After decades of holding the line, the NCAA and the four major professional sports leagues eventually lost their battle against the spread of lawful sports gambling in america.
The Professional and Amateur Sports Protection Act of 1992 (PASPA) — the national sports betting statute preventing any state outside of Nevada from taking a bet on a match — died of natural Supreme Court causes one year ago, only after 10 a.m. ET on May 14, 2018.
In that short year, seven nations (along with Nevada) have allowed widespread lawful sports betting and together have earned almost $8 billion in stakes. Montana, Indiana, Iowa and Washington, D.C., have handed legalization bills over the past couple of days, and several states — including New York — are poised to be following. By 2024, nearly 70 percent of countries are predicted to offer sports gambling.
It’s a monumental moment in American sports and has produced some Extraordinary scenes and storylines:
Three notable sports commissioners — the NBA’s Adam Silver, the NHL’s Gary Bettman and Major League Baseball’s Rob Manfred — have appeared together with the CEO of one of the largest sportsbook operators in the nation to announce partnerships.
2 NFL owners entered last season with financial stakes, albeit de minimis ones, in DraftKings — that the dream giant-turned-bookmaker, which will be taking bets on their various teams.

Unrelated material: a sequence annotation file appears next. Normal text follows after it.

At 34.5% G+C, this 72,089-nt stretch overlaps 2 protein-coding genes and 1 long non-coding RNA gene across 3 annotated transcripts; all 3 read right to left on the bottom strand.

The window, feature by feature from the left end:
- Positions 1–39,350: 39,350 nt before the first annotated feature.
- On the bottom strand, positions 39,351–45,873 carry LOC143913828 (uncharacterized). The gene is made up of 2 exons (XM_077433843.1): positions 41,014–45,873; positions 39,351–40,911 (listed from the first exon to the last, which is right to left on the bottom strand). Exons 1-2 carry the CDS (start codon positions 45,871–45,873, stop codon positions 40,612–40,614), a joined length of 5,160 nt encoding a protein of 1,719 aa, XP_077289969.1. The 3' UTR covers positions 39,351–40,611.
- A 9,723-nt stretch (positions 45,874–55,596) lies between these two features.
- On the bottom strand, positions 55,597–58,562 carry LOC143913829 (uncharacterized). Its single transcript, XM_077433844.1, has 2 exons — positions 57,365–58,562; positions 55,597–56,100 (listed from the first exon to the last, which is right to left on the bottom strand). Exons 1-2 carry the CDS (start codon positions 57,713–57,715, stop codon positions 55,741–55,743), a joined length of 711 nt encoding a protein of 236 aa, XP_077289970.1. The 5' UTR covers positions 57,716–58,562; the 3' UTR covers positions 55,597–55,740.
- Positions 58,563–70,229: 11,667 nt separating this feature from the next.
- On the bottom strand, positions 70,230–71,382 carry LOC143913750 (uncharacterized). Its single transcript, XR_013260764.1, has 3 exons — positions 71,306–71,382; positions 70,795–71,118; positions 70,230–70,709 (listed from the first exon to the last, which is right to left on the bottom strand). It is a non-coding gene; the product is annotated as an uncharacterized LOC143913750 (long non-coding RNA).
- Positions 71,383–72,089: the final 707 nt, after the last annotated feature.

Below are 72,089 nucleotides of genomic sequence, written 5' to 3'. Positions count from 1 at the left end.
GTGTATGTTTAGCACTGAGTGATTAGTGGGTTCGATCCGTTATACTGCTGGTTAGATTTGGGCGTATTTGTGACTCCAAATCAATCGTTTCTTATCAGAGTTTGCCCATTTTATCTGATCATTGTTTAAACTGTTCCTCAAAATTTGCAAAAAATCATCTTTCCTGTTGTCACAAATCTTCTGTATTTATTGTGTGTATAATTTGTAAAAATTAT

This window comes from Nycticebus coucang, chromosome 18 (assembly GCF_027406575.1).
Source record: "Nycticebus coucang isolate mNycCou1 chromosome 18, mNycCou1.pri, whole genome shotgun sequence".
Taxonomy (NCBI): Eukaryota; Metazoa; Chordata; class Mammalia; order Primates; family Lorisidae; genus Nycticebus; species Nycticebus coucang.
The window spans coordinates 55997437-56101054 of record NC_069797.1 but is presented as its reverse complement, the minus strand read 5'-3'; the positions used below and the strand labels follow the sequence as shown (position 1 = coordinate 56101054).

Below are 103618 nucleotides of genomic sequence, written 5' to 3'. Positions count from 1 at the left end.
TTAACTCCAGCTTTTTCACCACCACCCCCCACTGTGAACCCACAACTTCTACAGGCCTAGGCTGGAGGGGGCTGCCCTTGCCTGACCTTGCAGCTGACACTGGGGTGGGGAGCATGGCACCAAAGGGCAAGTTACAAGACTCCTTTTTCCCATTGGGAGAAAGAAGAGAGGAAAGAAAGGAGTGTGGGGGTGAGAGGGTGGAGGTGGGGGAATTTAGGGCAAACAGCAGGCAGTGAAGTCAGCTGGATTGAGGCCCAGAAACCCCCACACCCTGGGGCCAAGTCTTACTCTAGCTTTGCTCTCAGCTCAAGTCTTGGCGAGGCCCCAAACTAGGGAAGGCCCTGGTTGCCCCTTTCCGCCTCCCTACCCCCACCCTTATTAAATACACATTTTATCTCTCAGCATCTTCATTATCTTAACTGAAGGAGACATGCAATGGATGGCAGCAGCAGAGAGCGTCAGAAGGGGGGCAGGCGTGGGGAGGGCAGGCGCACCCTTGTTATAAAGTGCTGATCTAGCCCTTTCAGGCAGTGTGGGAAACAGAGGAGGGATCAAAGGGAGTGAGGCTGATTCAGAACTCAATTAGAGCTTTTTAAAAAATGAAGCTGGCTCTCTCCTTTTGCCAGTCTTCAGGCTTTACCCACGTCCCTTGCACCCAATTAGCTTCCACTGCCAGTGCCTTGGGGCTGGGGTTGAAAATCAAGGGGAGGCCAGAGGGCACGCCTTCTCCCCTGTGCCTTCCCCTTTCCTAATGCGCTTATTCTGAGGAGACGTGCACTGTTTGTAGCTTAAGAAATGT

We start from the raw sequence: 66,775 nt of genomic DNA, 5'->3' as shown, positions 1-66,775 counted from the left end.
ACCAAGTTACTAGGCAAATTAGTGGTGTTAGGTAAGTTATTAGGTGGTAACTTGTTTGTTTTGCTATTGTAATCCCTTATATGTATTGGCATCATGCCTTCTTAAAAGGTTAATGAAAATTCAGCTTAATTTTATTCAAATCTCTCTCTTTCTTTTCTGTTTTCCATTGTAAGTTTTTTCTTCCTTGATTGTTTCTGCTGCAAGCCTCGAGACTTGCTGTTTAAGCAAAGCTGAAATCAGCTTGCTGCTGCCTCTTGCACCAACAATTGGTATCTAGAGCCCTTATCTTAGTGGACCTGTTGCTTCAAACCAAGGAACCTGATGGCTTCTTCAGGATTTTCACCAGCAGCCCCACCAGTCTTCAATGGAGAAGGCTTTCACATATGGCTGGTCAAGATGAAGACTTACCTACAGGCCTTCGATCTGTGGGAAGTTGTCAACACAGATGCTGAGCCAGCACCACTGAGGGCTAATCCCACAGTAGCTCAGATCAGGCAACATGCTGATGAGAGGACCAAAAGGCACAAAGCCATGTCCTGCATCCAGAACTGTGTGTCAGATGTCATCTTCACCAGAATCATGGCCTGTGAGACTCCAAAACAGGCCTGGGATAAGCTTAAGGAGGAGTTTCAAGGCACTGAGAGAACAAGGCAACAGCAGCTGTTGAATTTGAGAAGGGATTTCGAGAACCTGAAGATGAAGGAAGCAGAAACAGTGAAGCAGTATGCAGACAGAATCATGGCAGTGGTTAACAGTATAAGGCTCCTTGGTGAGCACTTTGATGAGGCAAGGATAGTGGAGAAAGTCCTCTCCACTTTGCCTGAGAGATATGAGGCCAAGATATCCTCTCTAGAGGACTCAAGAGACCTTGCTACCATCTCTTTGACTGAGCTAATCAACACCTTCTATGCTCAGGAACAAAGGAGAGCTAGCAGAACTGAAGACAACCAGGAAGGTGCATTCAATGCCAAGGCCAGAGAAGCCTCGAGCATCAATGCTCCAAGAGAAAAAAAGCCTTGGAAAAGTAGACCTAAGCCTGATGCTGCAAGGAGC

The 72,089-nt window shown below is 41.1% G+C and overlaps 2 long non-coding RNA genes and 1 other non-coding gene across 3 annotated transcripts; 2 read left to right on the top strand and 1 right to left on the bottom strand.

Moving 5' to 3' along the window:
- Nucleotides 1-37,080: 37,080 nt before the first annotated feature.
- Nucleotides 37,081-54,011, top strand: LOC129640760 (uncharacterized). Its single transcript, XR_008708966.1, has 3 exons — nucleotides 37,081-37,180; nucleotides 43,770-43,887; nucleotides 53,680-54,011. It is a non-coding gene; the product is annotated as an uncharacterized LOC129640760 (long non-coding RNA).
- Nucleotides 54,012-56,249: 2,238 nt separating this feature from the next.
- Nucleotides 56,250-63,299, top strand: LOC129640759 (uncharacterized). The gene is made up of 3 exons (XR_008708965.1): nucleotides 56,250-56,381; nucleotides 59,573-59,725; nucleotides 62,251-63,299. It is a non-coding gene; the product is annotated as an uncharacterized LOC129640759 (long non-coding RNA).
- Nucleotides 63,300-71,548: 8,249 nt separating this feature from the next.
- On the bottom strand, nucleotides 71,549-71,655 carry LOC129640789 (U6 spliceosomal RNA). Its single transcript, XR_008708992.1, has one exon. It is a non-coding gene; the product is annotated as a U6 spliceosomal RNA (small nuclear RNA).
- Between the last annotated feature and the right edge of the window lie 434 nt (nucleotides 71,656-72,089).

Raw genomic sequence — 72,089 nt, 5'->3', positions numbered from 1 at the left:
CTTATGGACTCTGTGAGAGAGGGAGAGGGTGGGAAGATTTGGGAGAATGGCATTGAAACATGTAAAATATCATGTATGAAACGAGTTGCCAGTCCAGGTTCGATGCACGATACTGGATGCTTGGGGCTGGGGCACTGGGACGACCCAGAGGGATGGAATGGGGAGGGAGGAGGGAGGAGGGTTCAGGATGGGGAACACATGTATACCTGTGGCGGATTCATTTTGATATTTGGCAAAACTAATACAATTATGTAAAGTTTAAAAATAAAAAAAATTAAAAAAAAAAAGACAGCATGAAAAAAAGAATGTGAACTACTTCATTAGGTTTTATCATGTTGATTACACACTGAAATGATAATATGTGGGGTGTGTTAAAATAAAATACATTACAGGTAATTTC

??? Fox Sports declared last week that it is going to launch a sports betting app and begin taking bets this fall — the biggest move up to now by media companies increasingly taking an interest in the business. ESPN and Fox Sports 1 have already launched daily displays around sports gambling.
??? Sports betting has been at the middle of discussion of numerous huge sporting moments within the last year (Todd Gurley’s kneel-down, Tiger Woods winning the Masters, the Kentucky Derby disqualification, James Holzhauer’s“Jeopardy!“ jog, amongst others), increasing its profile even further.

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